As we wait for the Supreme Court decision in Cuozzo Speed Technologies, LLC v. Lee, where the Court has been asked to decide whether the USPTO Patent Trial and Appeal Board (PTAB) should apply the “broadest reasonable interpretation” (BRI) of claims during Inter Partes Review proceedings, the Federal Circuit has been providing guidance on how to apply the BRI standard. The court’s emphasis on the “reasonable” requirement of that standard is welcomed by practitioners who often find USPTO claim constructions to be unreasonably broad.

The Broadest Reasonable Interpretation Standard

In Cuozzo, the Federal Circuit upheld the PTAB rule adopting the BRI for IPR proceedings, 37 CFR § 42.100(b):

A claim in an unexpired patent shall be given its broadest reasonable construction in light of the specification of the patent in which it appears.

The court explained this standard most recently in SAS Institute, Inc. v. Complementsoft, LLC, where it gave this guidance:

SAS argues that because the Board’s construction is narrow, it cannot be the broadest reasonable interpretation of the claim term. This is not so. While we have endorsed the Board’s use of the broadest reasonable interpretation standard in IPR proceedings, we also take care to not read “reasonable” out of the standard. This is to say that “[e]ven under the broadest reasonable interpretation, the Board’s construction cannot be divorced from the specification and the record evidence, and must be consistent with the one that those skilled in the art would reach.” [Microsoft Corp. v.] Proxyconn, [Inc.], 789 F.3d [1292,] 1297 [(Fed. Cir. 2015)] ….

While the court was upholding the PTAB’s construction in that case, it encountered an unreasonable BRI in PPC Broadband, Inc. v. Corning Optical Communications RF, LLC:

The Board seems to have arrived at its construction by referencing the dictionaries cited by the parties and simply selecting the broadest definition therein. And it does appear that among the many definitions contained in the dictionaries of record “in the immediate vicinity of; near” is the broadest. While such an approach may result in the broadest definition, it does not necessarily result in the broadest reasonable definition in light of the specification. The Board’s approach in this case fails to account for how the claims themselves and the specification inform the ordinarily skilled artisan as to precisely which ordinary definition the patentee was using.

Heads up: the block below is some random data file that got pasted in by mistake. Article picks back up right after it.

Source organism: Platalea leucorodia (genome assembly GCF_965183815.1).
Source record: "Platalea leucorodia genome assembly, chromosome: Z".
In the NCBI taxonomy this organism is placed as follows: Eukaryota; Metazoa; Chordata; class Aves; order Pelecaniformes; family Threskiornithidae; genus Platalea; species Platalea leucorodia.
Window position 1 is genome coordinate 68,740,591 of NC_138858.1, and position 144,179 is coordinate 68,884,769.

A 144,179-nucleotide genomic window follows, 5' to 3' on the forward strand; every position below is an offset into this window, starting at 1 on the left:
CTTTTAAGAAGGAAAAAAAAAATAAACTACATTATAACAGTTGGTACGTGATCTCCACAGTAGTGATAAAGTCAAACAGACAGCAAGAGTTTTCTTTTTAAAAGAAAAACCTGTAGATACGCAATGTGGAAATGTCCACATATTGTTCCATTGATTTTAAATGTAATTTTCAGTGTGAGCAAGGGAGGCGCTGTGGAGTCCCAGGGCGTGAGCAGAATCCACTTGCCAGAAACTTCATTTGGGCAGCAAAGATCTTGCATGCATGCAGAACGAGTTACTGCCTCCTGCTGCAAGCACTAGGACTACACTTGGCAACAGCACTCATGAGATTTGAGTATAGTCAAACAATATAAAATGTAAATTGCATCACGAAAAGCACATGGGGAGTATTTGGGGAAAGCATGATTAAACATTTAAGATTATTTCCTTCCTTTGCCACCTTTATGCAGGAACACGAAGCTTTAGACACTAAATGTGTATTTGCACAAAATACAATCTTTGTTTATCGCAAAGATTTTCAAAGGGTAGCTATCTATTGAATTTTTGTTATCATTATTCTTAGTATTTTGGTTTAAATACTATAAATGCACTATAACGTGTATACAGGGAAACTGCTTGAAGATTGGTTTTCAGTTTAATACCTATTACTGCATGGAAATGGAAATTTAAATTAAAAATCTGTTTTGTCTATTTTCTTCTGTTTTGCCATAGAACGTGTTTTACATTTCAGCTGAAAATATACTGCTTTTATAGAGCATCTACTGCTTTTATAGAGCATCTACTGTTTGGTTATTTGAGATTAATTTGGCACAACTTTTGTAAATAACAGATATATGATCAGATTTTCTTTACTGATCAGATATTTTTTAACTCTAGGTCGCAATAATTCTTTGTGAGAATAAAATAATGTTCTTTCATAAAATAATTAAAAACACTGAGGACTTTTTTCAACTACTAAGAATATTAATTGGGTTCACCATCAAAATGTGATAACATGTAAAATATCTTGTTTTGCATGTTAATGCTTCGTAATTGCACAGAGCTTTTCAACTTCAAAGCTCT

On the other hand, it was the Petitioner who was seeking an unreasonably broad claim construction in TriVascular, Inc. v. Samuels, and had to be reminded of these standards:

While the broadest reasonable interpretation standard is broad, it does not give the Board an unfettered license to interpret the words in a claim without regard for the full claim language and the written description. In re Suitco Surface, Inc., 603 F.3d 1255, 1260 (Fed. Cir. 2010); see In re Abbott Diabetes Care, Inc., 696 F.3d 1142, 1148-50 (Fed. Cir. 2012) (finding the Patent Office’s construction unreasonably broad because it was “unreasonable and inconsistent with the language of the claims and the specification”). Construing individual words of a claim without considering the context in which those words appear is simply not “reasonable.” Instead, it is the “use of the words in the context of the written description and customarily by those of skill in the relevant art that accurately reflects both the ‘ordinary’ and ‘customary’ meaning of the terms in the claims.” Ferguson Beauregard/Logic Controls, Div. of Dover Res., Inc. v. Mega Sys., LLC, 350 F.3d 1327, 1338 (Fed. Cir. 2003).

Taken together, this guidance indicates that the BRI may be the broadest interpretation that is consistent both with how a term is used (and defined) in the specification and how it would be understood by a person of ordinary skill in the art.

Challenging An Examiner’s BRI

While this guidance was given in the context of IPR proceedings, the Federal Circuit noted in Cuozzo “the long history of the PTO’s giving claims their broadest reasonable construction” in all types of proceedings, “including initial examinations.” Thus, this guidance should apply to a USPTO examiner’s claim construction. However, when an applicant disagrees with an examiner’s BRI, it often is more expedient to amend the claims–if an appropriate amendment can be made. Otherwise, the applicant’s only choice may be to pursue an expensive and lengthy appeal, and hope the PTAB agrees that the examiner’s claim construction was unreasonably broad, and that that error warrants reversal of the appealed rejection(s).